Apocalypse of Abraham


Maria Elliott

Considered by many to be ‘the last important product of the Apocalyptic movement’, the Apocalypse of Abraham is part of a body of prophetic and historical apocalypses written after the destruction of the Second Temple (Licht in Encyclopaedia Judaica, volume 2, page 127).  It is very likely that the author of the Apocalypse of Abrahamwrote said book not only in response to the second destruction of the temple in Jerusalem, but also out of his understanding of the account of end time, drawing inspiration from the Christian accounts produced in Revelation as well as from other ‘Jewish’ apocalypses.  Reflecting both one man’s and an entire people’s struggle to make sense of their plight at the hands of the God who has chosen them as his own, the author chooses Abraham as his protagonist and topic of discussion so as to suggest that the destruction of the temple was brought about by the worship of false idols and is ultimately a part of Gods plan for the salvation of the Jews.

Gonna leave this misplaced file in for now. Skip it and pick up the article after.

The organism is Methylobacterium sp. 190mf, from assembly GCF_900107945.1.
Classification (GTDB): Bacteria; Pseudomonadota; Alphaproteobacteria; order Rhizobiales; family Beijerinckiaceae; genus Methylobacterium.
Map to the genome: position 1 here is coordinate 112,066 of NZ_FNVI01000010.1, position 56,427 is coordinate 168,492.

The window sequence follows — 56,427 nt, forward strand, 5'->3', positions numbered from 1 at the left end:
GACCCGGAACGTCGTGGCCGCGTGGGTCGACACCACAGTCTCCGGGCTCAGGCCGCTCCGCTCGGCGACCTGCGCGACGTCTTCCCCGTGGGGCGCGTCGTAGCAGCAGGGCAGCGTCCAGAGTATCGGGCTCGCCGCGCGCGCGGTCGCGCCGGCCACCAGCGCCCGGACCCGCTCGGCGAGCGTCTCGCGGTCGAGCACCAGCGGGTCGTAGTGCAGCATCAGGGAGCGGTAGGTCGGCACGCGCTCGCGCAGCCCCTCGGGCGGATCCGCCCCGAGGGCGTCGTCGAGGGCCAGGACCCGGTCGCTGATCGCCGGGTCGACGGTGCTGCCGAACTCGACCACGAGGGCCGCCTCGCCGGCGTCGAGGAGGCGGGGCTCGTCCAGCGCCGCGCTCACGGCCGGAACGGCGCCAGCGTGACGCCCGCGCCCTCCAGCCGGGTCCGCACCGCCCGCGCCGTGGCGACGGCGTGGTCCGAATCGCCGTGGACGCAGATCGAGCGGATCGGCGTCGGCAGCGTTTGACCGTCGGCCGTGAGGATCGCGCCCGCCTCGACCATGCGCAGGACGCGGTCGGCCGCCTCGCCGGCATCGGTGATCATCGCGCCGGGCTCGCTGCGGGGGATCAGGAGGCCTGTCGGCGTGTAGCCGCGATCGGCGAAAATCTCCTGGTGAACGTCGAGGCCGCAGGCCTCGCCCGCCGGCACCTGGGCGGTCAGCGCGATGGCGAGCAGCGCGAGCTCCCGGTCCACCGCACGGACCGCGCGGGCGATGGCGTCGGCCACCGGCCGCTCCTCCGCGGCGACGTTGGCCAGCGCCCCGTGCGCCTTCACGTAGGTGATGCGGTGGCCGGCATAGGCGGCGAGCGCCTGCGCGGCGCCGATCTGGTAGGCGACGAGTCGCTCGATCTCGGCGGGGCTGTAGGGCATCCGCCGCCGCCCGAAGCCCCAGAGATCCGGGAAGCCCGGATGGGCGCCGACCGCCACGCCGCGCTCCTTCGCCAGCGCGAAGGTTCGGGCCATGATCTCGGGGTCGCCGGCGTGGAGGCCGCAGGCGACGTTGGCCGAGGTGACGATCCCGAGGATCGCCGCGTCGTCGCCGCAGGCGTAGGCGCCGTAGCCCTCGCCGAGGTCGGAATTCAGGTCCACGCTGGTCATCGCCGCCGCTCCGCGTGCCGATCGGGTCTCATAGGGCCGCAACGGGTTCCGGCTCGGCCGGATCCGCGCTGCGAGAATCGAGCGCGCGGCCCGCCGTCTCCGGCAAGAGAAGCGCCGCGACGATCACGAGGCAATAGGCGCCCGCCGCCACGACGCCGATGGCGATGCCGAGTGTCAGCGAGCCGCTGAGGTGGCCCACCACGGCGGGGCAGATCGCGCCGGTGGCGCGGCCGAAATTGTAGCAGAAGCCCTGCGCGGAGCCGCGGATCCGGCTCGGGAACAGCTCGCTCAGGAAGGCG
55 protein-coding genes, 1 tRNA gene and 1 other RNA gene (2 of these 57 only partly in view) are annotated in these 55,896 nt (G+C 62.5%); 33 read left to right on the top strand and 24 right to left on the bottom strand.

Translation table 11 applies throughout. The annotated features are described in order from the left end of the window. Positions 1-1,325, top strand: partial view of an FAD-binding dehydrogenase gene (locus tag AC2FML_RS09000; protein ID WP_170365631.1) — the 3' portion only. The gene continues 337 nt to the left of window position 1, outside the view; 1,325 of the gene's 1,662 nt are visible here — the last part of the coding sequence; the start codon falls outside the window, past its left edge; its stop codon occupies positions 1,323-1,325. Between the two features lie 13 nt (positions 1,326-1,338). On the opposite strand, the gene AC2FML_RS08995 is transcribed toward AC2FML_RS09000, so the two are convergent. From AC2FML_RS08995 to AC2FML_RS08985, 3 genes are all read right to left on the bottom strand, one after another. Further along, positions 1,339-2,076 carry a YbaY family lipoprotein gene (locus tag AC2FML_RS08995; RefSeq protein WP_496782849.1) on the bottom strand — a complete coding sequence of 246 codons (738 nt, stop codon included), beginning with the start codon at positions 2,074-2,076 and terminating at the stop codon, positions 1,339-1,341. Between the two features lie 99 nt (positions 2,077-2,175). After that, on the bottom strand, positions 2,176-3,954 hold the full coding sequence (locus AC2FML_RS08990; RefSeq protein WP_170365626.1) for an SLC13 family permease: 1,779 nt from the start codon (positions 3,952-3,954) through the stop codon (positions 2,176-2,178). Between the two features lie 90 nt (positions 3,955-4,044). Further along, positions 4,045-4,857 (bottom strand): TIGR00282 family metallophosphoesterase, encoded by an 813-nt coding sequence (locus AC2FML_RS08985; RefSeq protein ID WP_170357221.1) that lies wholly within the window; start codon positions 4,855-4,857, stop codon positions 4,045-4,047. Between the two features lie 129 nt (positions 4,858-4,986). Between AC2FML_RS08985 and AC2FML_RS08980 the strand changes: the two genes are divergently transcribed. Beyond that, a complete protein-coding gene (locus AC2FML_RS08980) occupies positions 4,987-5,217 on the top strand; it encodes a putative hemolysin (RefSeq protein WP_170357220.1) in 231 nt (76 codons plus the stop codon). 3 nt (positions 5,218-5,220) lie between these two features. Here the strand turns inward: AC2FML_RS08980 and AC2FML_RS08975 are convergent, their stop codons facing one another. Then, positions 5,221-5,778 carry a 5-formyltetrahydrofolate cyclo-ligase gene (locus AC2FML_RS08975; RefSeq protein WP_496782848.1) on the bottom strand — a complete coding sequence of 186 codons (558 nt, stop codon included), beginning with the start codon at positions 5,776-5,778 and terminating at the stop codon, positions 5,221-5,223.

In my paper, I plan to discuss the role of the author of the Slavonic Apocalypse as prophet and historian, and through close study of the book’s content draw conclusions about the author’s message and intent in writing about Abraham, as well as his understanding of God, man, and the world around him.  To do this, I will examine the over-arching themes of the text in great detail, and then apply these themes to the revelations of God to Abraham in the later part of the pseudepigraphon, using critical writings of several authors to clarify the author’s understanding of the destruction of the Second Temple, about which most believe the book was written.  I will then conclude by focusing on Hall’s arguments for the presence of an ‘anti-Christ’ figure in chapter 29, exploring the concept of God’s use of evil agents for punishment of his chosen people and examining how The Apocalypse of Abraham may fit into a tradition of thought which declares Nebuchadnezzar and even Hitler to be tools of God.

(c) 2007
Reproduction beyond fair use only on permission of the author.

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St Mary’s College
The School of Divinity
University of St Andrews
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St Andrews
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Scotland, United Kingdom

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